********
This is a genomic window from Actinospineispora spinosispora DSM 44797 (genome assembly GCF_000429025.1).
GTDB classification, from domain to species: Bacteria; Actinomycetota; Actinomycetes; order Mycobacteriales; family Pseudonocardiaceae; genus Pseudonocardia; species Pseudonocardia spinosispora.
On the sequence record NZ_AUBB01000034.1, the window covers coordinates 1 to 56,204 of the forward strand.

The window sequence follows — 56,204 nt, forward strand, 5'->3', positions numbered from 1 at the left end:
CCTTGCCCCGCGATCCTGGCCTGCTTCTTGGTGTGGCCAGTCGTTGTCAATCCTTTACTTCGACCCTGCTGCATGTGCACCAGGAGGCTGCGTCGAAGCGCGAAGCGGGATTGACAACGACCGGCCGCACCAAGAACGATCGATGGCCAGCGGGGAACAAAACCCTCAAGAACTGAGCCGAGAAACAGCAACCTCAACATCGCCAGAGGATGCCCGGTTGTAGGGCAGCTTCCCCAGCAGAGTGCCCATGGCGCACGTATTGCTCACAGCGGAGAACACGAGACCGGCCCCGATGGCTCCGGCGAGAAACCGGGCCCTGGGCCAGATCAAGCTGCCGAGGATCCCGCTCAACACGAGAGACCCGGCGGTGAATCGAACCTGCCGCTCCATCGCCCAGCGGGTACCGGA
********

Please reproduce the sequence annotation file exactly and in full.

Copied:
This is a genomic window from Actinospineispora spinosispora DSM 44797 (genome assembly GCF_000429025.1).
GTDB classification, from domain to species: Bacteria; Actinomycetota; Actinomycetes; order Mycobacteriales; family Pseudonocardiaceae; genus Pseudonocardia; species Pseudonocardia spinosispora.
On the sequence record NZ_AUBB01000034.1, the window covers coordinates 1 to 56,204 of the forward strand.

The window sequence follows — 56,204 nt, forward strand, 5'->3', positions numbered from 1 at the left end:
CCTTGCCCCGCGATCCTGGCCTGCTTCTTGGTGTGGCCAGTCGTTGTCAATCCTTTACTTCGACCCTGCTGCATGTGCACCAGGAGGCTGCGTCGAAGCGCGAAGCGGGATTGACAACGACCGGCCGCACCAAGAACGATCGATGGCCAGCGGGGAACAAAACCCTCAAGAACTGAGCCGAGAAACAGCAACCTCAACATCGCCAGAGGATGCCCGGTTGTAGGGCAGCTTCCCCAGCAGAGTGCCCATGGCGCACGTATTGCTCACAGCGGAGAACACGAGACCGGCCCCGATGGCTCCGGCGAGAAACCGGGCCCTGGGCCAGATCAAGCTGCCGAGGATCCCGCTCAACACGAGAGACCCGGCGGTGAATCGAACCTGCCGCTCCATCGCCCAGCGGGTACCGGA